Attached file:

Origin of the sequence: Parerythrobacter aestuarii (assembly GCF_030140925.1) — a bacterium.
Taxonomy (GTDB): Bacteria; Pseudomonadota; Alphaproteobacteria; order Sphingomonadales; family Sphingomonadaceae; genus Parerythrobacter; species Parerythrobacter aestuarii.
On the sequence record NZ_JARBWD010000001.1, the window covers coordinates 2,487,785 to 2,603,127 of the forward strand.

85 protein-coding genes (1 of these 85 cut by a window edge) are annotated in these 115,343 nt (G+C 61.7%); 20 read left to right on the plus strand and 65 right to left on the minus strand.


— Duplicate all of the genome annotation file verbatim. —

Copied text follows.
Origin of the sequence: Parerythrobacter aestuarii (assembly GCF_030140925.1) — a bacterium.
Taxonomy (GTDB): Bacteria; Pseudomonadota; Alphaproteobacteria; order Sphingomonadales; family Sphingomonadaceae; genus Parerythrobacter; species Parerythrobacter aestuarii.
On the sequence record NZ_JARBWD010000001.1, the window covers coordinates 2,487,785 to 2,603,127 of the forward strand.

85 protein-coding genes (1 of these 85 cut by a window edge) are annotated in these 115,343 nt (G+C 61.7%); 20 read left to right on the plus strand and 65 right to left on the minus strand.